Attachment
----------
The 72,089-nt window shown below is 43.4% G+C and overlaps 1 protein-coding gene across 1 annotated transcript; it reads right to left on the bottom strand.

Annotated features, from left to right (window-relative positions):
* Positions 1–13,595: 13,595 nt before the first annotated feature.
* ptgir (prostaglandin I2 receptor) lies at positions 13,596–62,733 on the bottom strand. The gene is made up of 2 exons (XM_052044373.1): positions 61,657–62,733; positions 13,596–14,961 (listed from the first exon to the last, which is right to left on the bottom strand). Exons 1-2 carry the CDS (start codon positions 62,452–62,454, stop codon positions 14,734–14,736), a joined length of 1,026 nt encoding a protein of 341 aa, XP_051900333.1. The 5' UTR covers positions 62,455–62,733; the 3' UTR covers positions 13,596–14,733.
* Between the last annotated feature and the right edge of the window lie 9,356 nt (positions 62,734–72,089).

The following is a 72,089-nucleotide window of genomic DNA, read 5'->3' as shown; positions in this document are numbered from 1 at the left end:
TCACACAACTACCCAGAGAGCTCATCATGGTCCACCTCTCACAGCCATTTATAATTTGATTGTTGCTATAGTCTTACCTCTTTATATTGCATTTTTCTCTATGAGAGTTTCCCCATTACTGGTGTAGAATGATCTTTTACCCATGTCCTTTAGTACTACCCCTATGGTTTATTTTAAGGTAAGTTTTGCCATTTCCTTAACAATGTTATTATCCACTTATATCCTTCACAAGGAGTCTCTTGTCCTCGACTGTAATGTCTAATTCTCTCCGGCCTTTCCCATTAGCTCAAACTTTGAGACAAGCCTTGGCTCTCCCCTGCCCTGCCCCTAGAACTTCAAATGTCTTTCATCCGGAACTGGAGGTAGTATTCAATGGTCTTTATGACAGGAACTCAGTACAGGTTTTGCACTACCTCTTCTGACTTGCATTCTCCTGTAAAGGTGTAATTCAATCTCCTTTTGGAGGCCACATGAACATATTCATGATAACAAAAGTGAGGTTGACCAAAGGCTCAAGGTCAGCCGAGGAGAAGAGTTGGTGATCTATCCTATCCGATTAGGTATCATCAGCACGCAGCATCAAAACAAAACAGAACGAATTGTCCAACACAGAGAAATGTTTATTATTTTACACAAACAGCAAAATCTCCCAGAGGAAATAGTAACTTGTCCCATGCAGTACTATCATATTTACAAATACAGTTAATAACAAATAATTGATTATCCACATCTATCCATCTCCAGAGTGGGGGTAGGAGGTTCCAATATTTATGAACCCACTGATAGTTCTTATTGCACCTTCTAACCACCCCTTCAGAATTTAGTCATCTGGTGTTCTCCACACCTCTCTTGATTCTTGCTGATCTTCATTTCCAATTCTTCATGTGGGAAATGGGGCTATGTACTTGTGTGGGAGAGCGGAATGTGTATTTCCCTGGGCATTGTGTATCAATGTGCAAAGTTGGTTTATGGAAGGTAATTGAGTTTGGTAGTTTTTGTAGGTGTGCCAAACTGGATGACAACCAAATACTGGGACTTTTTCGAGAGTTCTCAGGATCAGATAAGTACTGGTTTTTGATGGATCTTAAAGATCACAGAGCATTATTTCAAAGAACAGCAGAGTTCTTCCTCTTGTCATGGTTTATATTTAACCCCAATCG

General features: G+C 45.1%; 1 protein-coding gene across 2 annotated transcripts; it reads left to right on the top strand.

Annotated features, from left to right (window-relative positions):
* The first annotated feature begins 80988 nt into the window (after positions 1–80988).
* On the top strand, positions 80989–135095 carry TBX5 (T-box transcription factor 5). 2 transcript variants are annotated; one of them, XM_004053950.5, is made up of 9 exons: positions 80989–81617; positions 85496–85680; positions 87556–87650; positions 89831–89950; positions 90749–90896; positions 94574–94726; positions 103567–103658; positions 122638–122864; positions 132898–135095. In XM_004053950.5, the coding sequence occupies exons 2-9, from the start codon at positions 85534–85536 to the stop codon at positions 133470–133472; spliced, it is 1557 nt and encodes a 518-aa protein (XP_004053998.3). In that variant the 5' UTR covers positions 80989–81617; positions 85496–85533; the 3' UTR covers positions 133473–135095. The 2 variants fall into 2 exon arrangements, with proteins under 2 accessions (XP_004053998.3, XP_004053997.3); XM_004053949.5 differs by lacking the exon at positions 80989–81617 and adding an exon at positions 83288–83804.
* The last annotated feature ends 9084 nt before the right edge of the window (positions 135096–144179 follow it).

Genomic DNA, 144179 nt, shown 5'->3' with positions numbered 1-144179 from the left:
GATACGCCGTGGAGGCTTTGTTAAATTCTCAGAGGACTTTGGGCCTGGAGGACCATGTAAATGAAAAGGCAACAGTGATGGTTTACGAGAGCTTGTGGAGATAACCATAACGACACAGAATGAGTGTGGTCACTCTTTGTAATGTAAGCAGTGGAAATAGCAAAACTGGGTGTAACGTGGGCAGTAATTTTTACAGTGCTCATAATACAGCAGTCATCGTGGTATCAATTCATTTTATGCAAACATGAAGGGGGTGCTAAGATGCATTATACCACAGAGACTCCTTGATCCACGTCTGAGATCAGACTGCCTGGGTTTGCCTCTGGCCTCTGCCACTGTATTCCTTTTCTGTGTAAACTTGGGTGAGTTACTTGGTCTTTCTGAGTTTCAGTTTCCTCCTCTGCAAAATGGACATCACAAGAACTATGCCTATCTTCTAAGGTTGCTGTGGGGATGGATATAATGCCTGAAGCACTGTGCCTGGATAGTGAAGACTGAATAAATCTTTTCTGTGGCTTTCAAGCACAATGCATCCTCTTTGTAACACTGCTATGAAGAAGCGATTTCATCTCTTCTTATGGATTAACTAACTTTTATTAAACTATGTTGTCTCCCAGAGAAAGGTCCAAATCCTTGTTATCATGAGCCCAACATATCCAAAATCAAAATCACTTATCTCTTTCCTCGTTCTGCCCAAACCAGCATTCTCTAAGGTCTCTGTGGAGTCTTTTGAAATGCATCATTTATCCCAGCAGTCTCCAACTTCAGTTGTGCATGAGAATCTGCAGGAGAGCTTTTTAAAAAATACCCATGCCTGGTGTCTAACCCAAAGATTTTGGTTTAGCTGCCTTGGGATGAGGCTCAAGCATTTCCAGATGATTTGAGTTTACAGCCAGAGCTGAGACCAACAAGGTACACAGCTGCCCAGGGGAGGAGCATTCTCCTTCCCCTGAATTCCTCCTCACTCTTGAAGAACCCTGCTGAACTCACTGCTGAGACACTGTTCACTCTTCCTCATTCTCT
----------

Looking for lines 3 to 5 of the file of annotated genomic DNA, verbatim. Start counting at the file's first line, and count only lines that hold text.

* Positions 1–13,595: 13,595 nt before the first annotated feature.
* ptgir (prostaglandin I2 receptor) lies at positions 13,596–62,733 on the bottom strand. The gene is made up of 2 exons (XM_052044373.1): positions 61,657–62,733; positions 13,596–14,961 (listed from the first exon to the last, which is right to left on the bottom strand). Exons 1-2 carry the CDS (start codon positions 62,452–62,454, stop codon positions 14,734–14,736), a joined length of 1,026 nt encoding a protein of 341 aa, XP_051900333.1. The 5' UTR covers positions 62,455–62,733; the 3' UTR covers positions 13,596–14,733.
* Between the last annotated feature and the right edge of the window lie 9,356 nt (positions 62,734–72,089).